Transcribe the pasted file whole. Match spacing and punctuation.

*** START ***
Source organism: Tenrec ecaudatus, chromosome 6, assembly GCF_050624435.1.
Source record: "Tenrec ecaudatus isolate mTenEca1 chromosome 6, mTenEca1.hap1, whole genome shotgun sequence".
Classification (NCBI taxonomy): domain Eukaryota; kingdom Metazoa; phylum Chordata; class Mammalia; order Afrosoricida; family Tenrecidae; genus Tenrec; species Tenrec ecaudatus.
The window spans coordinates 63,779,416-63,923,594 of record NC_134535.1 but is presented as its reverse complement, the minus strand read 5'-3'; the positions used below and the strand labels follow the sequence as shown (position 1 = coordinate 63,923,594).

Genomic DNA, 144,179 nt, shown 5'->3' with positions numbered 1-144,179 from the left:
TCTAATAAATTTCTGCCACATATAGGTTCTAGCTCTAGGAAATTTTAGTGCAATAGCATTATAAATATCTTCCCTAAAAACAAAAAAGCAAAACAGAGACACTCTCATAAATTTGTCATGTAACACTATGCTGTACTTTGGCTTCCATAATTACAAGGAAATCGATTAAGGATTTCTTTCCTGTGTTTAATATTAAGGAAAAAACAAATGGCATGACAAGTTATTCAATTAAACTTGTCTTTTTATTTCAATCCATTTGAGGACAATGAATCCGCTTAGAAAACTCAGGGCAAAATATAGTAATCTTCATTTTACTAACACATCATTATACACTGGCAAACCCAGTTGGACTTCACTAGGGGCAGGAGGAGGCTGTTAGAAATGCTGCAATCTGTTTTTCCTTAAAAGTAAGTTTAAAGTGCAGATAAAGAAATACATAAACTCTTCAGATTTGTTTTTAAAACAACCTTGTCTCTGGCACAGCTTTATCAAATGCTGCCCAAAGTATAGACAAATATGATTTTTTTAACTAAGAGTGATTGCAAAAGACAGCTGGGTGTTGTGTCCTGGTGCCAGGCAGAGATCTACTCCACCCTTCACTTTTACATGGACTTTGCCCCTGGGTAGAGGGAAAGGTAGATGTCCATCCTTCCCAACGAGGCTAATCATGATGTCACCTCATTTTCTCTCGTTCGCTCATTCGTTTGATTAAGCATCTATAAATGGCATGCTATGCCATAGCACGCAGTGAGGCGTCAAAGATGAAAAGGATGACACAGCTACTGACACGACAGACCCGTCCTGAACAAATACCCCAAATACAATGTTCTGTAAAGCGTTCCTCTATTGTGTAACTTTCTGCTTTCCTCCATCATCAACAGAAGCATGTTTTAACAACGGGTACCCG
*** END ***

Source organism: Tenrec ecaudatus, chromosome 6, assembly GCF_050624435.1.
Source record: "Tenrec ecaudatus isolate mTenEca1 chromosome 6, mTenEca1.hap1, whole genome shotgun sequence".
Classification (NCBI taxonomy): domain Eukaryota; kingdom Metazoa; phylum Chordata; class Mammalia; order Afrosoricida; family Tenrecidae; genus Tenrec; species Tenrec ecaudatus.
The window spans coordinates 63,779,416-63,923,594 of record NC_134535.1 but is presented as its reverse complement, the minus strand read 5'-3'; the positions used below and the strand labels follow the sequence as shown (position 1 = coordinate 63,923,594).

Genomic DNA, 144,179 nt, shown 5'->3' with positions numbered 1-144,179 from the left:
TCTAATAAATTTCTGCCACATATAGGTTCTAGCTCTAGGAAATTTTAGTGCAATAGCATTATAAATATCTTCCCTAAAAACAAAAAAGCAAAACAGAGACACTCTCATAAATTTGTCATGTAACACTATGCTGTACTTTGGCTTCCATAATTACAAGGAAATCGATTAAGGATTTCTTTCCTGTGTTTAATATTAAGGAAAAAACAAATGGCATGACAAGTTATTCAATTAAACTTGTCTTTTTATTTCAATCCATTTGAGGACAATGAATCCGCTTAGAAAACTCAGGGCAAAATATAGTAATCTTCATTTTACTAACACATCATTATACACTGGCAAACCCAGTTGGACTTCACTAGGGGCAGGAGGAGGCTGTTAGAAATGCTGCAATCTGTTTTTCCTTAAAAGTAAGTTTAAAGTGCAGATAAAGAAATACATAAACTCTTCAGATTTGTTTTTAAAACAACCTTGTCTCTGGCACAGCTTTATCAAATGCTGCCCAAAGTATAGACAAATATGATTTTTTTAACTAAGAGTGATTGCAAAAGACAGCTGGGTGTTGTGTCCTGGTGCCAGGCAGAGATCTACTCCACCCTTCACTTTTACATGGACTTTGCCCCTGGGTAGAGGGAAAGGTAGATGTCCATCCTTCCCAACGAGGCTAATCATGATGTCACCTCATTTTCTCTCGTTCGCTCATTCGTTTGATTAAGCATCTATAAATGGCATGCTATGCCATAGCACGCAGTGAGGCGTCAAAGATGAAAAGGATGACACAGCTACTGACACGACAGACCCGTCCTGAACAAATACCCCAAATACAATGTTCTGTAAAGCGTTCCTCTATTGTGTAACTTTCTGCTTTCCTCCATCATCAACAGAAGCATGTTTTAACAACGGGTACCCG